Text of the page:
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BRUSSELS (Reuters) -- The European Union has criticized Russian Prime Minister Vladimir Putin's visit to Georgia's breakaway Abkhazia region, saying it was not helpful to international efforts to stabilise the region.

The Swedish EU presidency on August 13 reiterated EU support for Georgia's territorial integrity, including two breakaway regions recognised by Russia as independent, and expressed concern that Putin had visited Abkhazia without Georgia's permission.

"The EU does not consider this visit compatible with the principle of territorial integrity nor helpful for the international efforts to stabilise the region," it said in a statement.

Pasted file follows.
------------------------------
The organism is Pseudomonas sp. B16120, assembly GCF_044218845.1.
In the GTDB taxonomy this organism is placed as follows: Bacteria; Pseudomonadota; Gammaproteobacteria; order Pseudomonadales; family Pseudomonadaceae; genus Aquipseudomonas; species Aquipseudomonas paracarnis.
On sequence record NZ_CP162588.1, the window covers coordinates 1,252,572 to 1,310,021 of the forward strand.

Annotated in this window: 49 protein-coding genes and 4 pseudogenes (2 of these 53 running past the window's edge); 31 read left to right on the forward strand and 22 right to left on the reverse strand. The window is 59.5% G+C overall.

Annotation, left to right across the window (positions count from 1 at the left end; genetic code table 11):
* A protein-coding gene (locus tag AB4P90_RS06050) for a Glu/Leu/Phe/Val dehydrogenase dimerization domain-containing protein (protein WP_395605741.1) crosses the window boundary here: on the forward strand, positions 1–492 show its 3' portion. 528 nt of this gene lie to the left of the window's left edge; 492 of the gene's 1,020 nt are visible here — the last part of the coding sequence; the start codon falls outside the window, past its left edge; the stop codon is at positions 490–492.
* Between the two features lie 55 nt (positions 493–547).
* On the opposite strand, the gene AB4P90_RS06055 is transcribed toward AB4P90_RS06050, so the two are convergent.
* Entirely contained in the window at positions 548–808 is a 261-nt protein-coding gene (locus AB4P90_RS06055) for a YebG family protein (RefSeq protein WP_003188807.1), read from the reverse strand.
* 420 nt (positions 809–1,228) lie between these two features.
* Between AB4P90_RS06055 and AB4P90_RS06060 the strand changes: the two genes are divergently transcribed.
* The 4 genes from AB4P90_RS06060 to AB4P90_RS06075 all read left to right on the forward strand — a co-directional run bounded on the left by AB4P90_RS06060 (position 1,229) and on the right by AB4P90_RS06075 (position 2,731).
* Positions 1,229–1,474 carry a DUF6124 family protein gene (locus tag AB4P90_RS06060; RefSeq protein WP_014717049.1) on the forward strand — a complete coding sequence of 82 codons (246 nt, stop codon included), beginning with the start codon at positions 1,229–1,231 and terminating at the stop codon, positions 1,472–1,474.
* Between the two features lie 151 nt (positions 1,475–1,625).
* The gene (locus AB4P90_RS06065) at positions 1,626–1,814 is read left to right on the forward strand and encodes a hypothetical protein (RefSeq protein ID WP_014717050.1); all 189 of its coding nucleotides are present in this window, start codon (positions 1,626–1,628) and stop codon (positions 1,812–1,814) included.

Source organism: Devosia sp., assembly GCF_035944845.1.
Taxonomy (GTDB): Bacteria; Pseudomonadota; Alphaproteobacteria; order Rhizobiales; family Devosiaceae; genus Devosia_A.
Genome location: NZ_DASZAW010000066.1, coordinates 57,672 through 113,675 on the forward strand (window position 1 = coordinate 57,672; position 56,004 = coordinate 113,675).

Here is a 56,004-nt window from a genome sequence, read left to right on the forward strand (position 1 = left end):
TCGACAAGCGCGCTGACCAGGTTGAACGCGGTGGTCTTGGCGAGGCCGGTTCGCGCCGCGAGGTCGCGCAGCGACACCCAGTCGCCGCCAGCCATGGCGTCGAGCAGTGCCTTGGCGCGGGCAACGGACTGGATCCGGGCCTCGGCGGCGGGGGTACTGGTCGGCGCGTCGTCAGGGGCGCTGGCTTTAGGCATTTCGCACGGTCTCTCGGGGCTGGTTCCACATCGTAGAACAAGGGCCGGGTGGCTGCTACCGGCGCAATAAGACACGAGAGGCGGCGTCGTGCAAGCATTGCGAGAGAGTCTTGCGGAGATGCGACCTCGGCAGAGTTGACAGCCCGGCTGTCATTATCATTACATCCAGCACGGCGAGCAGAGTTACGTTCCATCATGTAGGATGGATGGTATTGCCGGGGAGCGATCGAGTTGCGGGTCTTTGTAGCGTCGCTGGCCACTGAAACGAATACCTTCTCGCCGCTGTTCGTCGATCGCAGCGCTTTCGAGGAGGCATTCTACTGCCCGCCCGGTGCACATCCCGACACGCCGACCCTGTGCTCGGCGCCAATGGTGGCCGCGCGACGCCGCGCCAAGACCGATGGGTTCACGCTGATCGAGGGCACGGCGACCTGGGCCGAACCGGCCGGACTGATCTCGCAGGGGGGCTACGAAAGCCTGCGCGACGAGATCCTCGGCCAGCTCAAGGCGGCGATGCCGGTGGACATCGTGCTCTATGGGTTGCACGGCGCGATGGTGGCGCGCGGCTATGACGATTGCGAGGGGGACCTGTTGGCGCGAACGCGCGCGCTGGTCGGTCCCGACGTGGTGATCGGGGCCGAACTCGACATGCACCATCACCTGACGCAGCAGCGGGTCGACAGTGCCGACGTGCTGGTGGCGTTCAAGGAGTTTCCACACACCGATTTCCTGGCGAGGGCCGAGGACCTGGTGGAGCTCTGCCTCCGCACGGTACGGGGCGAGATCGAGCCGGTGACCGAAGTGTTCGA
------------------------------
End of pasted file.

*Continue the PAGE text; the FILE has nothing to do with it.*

Putin pledged half a billion dollars to defend Abkhazia on August 12 , during a surprise visit that Georgia said was a direct challenge that would escalate tension in the Caucasus, a key route for oil and gas flows from the Caspian Sea to Europe.

Last month, the European Union issued a similar statement in response to Russian President Dmitry Medvedev's visit to the other Georgian breakaway region, South Ossetia.

After visiting South Ossetia, where the Russian army repelled Georgian forces in a five-day war last August, Medvedev indicated that Russia would again respond militarily if Georgia tried to retake either territory.

Russia recognised the two separatist regions as independent states after Georgia's attempt to retake South Ossetia. Western states consider the regions still part of Georgia.